3. Designing and Configuring DAGs
When deploying a CCR
environment in Exchange 2007, the sizing was straightforward—the
databases were running on one node or the other. In Exchange 2010,
which offers you the ability to have 16 members with up to 1,600
databases, sizing and designing the layout is far more complex. The
obvious rule is that the more servers you have in a DAG the more
options you have for laying out your database
copies efficiently and resiliently. Consider the implications of a
three-copy, six-server DAG versus two DAGs with three servers and three
copies of each database. More servers in a single DAG give you more
flexibility in creating copies and to balancing load. To illustrate, if
a single server fails with three active databases in a three-member
DAG, the two remaining servers need to service the load from the first
server, as shown in Figure 10.
As compared to two
3-member DAGs, a 6-member DAG can more effectively spread the results
of failure across multiple servers as well as to sustain more member
Figure10. Three-node DAG failover
In Figure 10
the DAG was designed to sustain a single-node failure; if more than one
member was down at least two databases would be offline. Simply adding
a member to a DAG does not automatically enable it to sustain multiple
failures, as Figure 11 shows. Here, servers are configured to mirror each other in a four-member DAG. If either A and
B or C and D fail, a large number of databases will be unavailable.
This configuration provides no better member redundancy than having two
You should design the
databases copies with the worst-case failure needed to meet your
agreed-upon SLAs. The following two rules apply for redundancy:
One-member failure requires two or more high-availability copies, two or more servers, and a witness server.
Two-member failure requires three or more high-availability copies, four or more servers, and a witness server.
Rather than mirroring database copies on two servers it is better to stripe copies across the members or create copies randomly across the DAG to reduce the likelihood of a low number of failures causing outages for databases.
Figure 11. A four-node mirrored configuration
When determining the copy
design plan for the worst case, ensure that the members can handle all
of the hosted database copies becoming active. If you plan on
oversubscribing the members, you can set a maximum number of
simultaneous active databases on each member to ensure that more copies
than the server can handle do not come online by using the Set-MailboxServer cmdlet with the -MaximumActiveDatabase
parameter. When the Mailbox server has reached the maximum, no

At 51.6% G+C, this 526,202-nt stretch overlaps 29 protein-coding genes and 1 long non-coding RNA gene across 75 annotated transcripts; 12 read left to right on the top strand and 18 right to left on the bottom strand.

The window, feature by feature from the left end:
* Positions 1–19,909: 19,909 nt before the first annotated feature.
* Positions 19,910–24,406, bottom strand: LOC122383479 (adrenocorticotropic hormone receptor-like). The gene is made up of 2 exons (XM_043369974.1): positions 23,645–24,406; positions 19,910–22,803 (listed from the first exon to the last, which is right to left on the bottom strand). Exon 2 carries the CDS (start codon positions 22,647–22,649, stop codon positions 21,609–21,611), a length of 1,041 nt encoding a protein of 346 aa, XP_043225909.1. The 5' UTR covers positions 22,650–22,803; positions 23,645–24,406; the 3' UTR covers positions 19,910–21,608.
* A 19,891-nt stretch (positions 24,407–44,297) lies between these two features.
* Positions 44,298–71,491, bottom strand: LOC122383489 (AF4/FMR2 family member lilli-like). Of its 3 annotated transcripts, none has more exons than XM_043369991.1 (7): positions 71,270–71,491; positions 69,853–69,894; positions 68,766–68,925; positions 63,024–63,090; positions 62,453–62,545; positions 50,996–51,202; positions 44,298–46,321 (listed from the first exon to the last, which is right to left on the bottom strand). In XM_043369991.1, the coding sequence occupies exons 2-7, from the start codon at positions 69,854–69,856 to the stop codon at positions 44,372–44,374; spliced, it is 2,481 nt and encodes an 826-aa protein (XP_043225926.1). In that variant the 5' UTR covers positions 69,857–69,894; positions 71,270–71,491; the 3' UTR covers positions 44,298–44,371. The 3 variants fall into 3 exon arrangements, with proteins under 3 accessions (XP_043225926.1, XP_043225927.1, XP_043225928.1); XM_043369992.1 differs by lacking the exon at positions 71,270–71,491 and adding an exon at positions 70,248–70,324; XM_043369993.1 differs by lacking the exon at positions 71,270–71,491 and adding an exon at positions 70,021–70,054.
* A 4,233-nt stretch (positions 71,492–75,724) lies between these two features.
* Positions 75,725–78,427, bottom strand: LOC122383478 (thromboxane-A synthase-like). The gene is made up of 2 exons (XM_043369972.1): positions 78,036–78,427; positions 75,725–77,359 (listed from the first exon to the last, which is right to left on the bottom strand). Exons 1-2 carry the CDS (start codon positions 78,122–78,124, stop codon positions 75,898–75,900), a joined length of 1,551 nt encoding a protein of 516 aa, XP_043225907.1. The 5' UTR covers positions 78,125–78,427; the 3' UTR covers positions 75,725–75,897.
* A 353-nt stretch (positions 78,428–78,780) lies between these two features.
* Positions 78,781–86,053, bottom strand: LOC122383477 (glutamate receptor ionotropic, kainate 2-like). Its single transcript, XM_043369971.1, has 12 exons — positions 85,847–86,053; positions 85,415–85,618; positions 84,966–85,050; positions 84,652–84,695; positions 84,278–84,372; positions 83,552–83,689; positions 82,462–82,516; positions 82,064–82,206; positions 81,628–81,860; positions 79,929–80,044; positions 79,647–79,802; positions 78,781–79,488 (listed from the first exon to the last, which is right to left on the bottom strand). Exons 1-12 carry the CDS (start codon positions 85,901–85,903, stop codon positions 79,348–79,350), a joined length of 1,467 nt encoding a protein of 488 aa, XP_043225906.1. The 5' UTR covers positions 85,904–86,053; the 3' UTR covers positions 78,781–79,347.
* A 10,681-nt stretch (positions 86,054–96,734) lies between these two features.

additional database mounts will be successful. If the Active Manager
attempts to mount a database on the server the mount will fail and
Active Manager will attempt to mount the database copy on another
member if one is available. Also, as usage profiles change over time it
is important to periodically evaluate the appropriate level of
oversubscription and whether the number of active database copies
should be modified to accommodate for hardware and usage changes.
Over the course of time, when
maintenance is performed active mailbox databases may end up active on
servers that they were not intended for. As part of routine maintenance
activities remember to activate the database copies across the DAG. You
may also use RedistributeActiveDatabases.ps1, which is included in SP1, to automatically load-balance active database copies across DAG members.
Deciding the number and
location of database copies also involves the storage infrastructure
and the operational maturity of your IT department. Assuming the
operational challenges can be overcome, you should consider a few best
practices when choosing whether to use RAID (Redundant Array of
Independent Disks) or JBOD as summarized in Table 2.
Table 2. Choosing Between RAID and JBOD in a Single-Site Deployment
|NUMBER OF COPIES||STORAGE OPTIONS|
|Two high availability||RAID|
|Three or more high availability||RAID or JBOD|
|One active and one lagged copy||RAID|
When a large number of
databases are hosted on each server in a DAG, disk management can
become complicated, especially when you are using JBOD storage. Only 23
drive letters are available to mount additional disk drives—A and B are
reserved and most likely the operating system is installed on C. When
planning a DAG that will require a number of volumes, it is a best
practice to use volume mount points rather than drive letters. Volume
mount points allow volumes to be mounted as directories rather than
drive letters. For example, you may want to mount a 1-TB volume in
D:\Databases\Dallas-MB01 to store the Dallas-MB01 database files. You
could then mount another 1-TB volume in C:\Databases\Dallas-MB-02 for
storing the Dallas-MB02 database files. This way you are no longer
constrained by the number of drive letters available.
Using mount points
introduces a problem: if the drive that contains the mount points
fails, you lose connectivity to all of the other drives. The best
practice is to protect the volume that contains the mount points using
RAID to reduce the likelihood of a single disk failure taking the
entire server offline.